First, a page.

RORC Racing Manager Nick Elliott observes: "In our sport, apart from when you first learn to sail, often you don’t get any further coaching. You wouldn't dream of trying to get to the top of any other sport without joining a club that provided coaching and support for its athletes. It is bizarre that sailing hasn't embraced coaching in the same way." As is tradition, the RORC Easter Challenge kicks off the club’s domestic program with three days of inshore racing on the Solent starting on Good Friday and culminating with a chocolate egg-laden prizegiving on Easter Sunday. While the regatta offers crews the chance to blow away the winter cobwebs, it is also, uniquely, the RORC’s annual ‘training regatta’. In particular RRS rule 41 ‘Outside Help’ is relaxed for this event, so, for example, during a race it is permitted to invite a coach on board if a more hands-on approach is required. Equally during a race a trimmer could, for example, hop off their boat on to one of the many coach RIBs to examine the trim from off their boat. If there are any specific issues a team wants the coaches to look at, they can either ask while out on the water or can submit a request to the RORC in advance. Each day after racing, there is an extensive standing room only debrief held at the RORC Cowes Clubhouse, where the coaches provide analysis of the day’s racing for the benefit of all. The RORC is laying on world class coaches for the Easter Challenge, the team led by the legend Jim Saltonstall, MBE, a man who has played a significant role in honing the skills of so many British Olympians from the like of Sir Ben Ainslie down. He is joined by the RORC’s CEO, Eddie Warden Owen, who aside from being an accomplished sailor is a past America’s Cup coach for Team New Zealand and Desafio Espanol. North Sails will again support the regatta with their North U. Regatta Services, providing on the water coaching, including aerial video analysis. The North Sails team will be also be providing detailed weather forecasts and an overnight sail repair service.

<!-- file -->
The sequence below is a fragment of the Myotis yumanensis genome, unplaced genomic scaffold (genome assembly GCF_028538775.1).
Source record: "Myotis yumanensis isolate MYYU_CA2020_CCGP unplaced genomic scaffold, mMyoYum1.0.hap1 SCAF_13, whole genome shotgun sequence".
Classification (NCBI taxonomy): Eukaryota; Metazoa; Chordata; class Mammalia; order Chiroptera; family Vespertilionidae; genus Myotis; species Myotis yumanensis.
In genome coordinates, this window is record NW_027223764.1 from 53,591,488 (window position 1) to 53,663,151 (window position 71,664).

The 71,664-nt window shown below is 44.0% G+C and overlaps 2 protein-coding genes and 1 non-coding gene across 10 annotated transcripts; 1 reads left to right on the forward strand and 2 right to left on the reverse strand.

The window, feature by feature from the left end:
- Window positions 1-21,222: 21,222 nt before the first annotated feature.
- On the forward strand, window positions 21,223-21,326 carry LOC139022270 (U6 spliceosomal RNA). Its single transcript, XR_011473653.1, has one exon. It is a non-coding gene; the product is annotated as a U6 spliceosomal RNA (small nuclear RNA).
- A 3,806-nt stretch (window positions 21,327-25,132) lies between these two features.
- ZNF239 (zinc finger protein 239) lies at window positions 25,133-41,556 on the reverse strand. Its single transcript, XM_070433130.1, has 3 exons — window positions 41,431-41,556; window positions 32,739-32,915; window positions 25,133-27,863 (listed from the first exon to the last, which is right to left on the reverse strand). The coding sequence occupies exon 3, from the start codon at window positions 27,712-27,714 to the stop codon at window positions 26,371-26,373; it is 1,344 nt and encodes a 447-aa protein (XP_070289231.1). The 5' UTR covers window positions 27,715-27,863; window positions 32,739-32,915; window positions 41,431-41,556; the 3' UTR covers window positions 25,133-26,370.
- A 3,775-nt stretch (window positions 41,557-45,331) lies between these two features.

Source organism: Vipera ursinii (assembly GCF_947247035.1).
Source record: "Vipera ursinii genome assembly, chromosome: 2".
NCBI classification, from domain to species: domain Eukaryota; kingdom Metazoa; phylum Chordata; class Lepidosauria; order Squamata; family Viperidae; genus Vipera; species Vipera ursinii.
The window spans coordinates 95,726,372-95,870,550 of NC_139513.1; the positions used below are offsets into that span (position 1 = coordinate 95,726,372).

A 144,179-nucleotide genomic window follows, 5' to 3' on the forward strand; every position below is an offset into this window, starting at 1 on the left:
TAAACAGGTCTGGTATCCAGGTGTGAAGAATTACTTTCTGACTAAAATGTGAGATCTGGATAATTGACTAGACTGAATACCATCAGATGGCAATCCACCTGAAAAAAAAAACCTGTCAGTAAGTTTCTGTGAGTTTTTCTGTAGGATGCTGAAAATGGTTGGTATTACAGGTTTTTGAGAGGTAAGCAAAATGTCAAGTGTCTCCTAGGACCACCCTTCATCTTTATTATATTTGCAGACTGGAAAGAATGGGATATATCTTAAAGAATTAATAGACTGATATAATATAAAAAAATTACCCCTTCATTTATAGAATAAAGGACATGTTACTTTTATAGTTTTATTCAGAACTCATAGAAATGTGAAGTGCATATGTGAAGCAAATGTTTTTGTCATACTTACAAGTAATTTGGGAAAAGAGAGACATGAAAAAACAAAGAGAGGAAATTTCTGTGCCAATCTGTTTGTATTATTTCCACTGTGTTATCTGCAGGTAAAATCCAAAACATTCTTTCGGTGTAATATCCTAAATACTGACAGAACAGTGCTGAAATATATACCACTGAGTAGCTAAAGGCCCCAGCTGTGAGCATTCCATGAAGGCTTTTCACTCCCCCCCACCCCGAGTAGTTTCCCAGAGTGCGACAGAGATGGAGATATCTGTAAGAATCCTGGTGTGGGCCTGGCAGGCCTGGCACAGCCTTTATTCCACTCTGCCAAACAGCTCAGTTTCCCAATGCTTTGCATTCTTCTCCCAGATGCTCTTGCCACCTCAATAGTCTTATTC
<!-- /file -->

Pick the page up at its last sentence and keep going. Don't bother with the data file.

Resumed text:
A regular RORC Easter Challenge competitor is Robert Hunt, who returns with wife Rachel this year aboard a J/97, Jumblesail 2, they acquired last season. "Sometimes it just refreshes and reminds you of the things you learned last season, which you might have forgotten!" explains Robert Hunt of the Easter Challenge coaching. "Obviously when you have a new boat, it is about learning things specific to that boat. Mainly we’ll be looking at a combination of upwind trim and manoeuvres round marks. "The video analysis back on shore is excellent as you can see all the embarrassing errors you’ve made...in front of everyone else! The coaching is a good mix of having serious intent to it, without it feeling too serious."